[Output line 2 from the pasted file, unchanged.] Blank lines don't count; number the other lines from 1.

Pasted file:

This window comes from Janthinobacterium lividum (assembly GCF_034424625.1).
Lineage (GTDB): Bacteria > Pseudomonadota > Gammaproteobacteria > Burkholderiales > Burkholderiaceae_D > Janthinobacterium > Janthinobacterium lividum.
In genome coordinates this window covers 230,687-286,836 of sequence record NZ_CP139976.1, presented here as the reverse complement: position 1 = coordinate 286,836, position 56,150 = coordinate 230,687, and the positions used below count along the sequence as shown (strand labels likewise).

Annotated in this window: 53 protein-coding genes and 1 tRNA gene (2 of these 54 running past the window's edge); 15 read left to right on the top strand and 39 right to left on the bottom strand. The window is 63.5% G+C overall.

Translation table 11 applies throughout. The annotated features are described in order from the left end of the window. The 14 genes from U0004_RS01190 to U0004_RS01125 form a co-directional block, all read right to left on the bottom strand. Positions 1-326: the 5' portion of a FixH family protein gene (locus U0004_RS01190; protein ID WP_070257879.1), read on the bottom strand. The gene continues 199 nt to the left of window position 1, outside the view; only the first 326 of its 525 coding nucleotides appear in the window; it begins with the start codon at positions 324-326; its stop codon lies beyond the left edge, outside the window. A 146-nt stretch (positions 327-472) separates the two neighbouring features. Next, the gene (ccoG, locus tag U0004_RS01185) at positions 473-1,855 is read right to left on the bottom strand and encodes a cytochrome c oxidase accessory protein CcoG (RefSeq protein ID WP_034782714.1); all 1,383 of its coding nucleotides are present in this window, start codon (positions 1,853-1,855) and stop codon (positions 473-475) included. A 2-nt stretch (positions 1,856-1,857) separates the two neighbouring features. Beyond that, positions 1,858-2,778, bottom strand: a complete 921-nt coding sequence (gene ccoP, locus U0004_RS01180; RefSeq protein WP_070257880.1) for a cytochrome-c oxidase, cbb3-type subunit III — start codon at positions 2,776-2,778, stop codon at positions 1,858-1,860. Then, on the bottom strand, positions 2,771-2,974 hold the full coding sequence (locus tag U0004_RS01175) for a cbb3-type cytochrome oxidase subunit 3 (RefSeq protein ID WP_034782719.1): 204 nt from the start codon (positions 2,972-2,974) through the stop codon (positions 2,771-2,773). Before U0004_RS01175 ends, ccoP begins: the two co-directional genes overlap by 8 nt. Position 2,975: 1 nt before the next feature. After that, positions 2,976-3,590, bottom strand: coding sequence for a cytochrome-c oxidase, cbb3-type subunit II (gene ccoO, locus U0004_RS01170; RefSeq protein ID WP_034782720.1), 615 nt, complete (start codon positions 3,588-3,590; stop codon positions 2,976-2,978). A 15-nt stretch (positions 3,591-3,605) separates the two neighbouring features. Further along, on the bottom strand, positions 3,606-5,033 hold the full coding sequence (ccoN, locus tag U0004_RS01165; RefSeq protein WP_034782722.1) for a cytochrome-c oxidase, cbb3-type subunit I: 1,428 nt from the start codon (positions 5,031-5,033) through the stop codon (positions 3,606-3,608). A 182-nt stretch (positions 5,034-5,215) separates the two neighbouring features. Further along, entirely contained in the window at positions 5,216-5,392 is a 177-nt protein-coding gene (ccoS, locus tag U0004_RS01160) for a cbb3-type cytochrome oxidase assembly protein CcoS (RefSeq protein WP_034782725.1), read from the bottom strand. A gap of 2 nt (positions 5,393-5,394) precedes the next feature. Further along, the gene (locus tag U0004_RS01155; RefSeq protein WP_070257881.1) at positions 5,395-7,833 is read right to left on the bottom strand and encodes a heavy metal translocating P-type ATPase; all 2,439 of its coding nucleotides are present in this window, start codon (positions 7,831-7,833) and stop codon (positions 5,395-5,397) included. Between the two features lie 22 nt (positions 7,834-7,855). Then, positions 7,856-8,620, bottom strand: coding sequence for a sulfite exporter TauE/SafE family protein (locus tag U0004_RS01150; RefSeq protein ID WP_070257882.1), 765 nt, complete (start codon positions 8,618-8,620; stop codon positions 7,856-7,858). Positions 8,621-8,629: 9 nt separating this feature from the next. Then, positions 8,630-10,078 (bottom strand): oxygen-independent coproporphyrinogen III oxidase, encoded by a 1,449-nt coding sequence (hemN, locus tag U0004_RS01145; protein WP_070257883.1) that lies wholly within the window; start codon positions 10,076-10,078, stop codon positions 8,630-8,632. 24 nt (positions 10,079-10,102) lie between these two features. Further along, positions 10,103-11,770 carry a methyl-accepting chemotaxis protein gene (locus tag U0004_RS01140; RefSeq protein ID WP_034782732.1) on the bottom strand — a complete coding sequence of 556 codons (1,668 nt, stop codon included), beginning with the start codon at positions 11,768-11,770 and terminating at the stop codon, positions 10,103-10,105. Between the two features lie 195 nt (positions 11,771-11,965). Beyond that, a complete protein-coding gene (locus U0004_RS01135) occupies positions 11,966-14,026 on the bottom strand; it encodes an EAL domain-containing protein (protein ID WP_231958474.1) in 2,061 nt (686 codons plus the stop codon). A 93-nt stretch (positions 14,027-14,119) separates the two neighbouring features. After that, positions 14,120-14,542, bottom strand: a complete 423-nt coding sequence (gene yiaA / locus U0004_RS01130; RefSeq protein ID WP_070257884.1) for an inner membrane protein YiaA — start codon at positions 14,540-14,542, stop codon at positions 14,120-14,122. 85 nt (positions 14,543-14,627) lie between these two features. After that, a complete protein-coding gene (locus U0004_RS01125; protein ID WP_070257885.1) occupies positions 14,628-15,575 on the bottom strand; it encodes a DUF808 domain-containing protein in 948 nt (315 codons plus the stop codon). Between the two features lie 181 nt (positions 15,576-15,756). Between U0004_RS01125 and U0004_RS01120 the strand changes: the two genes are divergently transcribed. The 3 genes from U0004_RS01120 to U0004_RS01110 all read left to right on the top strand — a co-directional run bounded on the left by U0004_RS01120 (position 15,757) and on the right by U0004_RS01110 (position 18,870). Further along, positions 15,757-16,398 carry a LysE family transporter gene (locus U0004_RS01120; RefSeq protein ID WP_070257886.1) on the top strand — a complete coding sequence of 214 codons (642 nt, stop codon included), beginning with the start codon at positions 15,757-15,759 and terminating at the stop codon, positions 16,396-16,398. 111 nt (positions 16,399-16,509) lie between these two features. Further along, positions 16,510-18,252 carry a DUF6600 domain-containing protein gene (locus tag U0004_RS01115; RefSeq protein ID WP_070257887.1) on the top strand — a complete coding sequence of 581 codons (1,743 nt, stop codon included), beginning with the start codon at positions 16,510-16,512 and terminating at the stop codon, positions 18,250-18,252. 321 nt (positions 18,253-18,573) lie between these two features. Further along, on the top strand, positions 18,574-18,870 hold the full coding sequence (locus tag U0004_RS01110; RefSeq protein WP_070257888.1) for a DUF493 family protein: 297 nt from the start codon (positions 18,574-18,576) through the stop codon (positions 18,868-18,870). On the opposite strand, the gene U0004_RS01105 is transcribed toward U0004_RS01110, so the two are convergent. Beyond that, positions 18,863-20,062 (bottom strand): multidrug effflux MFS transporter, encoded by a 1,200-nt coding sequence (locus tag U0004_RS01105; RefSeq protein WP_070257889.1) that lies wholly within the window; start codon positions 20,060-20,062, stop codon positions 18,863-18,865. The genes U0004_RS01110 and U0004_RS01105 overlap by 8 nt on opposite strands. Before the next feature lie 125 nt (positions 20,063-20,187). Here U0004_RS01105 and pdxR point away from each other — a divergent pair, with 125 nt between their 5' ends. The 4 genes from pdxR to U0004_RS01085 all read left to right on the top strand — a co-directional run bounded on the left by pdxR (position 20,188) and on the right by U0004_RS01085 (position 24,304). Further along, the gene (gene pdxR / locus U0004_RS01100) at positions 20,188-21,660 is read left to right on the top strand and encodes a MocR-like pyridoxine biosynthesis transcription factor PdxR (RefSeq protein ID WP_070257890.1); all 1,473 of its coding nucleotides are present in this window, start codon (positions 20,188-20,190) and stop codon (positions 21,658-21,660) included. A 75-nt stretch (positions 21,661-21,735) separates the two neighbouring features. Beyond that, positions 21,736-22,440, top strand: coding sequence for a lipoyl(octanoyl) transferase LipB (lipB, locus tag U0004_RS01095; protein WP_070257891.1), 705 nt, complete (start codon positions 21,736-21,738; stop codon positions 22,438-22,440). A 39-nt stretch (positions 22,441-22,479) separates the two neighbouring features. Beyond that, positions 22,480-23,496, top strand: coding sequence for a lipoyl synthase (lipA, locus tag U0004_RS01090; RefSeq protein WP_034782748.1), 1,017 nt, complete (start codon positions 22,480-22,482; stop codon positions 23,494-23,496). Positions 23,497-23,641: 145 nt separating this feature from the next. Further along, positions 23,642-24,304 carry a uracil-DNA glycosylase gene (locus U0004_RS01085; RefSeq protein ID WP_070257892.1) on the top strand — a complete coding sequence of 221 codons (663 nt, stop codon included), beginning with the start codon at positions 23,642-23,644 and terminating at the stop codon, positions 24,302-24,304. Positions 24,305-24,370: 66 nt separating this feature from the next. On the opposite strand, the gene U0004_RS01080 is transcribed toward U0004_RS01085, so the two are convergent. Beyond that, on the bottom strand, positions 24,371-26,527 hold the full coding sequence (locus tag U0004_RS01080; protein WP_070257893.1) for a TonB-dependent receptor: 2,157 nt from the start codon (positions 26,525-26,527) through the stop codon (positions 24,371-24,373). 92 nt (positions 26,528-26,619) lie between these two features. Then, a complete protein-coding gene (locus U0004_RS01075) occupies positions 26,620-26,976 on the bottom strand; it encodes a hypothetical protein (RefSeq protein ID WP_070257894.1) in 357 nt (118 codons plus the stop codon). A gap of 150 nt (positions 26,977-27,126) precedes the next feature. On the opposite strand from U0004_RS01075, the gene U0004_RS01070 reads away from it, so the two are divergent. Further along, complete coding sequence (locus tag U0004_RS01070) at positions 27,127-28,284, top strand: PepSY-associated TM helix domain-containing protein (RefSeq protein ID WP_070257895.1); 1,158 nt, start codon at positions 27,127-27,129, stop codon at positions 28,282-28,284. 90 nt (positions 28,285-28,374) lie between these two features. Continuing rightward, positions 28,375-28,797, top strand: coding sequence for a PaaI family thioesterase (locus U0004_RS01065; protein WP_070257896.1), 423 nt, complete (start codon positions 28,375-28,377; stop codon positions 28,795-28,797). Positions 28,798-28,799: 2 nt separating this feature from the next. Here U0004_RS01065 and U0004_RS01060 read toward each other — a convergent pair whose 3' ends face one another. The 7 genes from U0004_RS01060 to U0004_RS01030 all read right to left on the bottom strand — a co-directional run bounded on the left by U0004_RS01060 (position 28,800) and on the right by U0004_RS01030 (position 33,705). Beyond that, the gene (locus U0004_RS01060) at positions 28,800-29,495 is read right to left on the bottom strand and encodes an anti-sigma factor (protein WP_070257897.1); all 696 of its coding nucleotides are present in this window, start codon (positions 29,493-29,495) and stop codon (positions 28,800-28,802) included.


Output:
Lineage (GTDB): Bacteria > Pseudomonadota > Gammaproteobacteria > Burkholderiales > Burkholderiaceae_D > Janthinobacterium > Janthinobacterium lividum.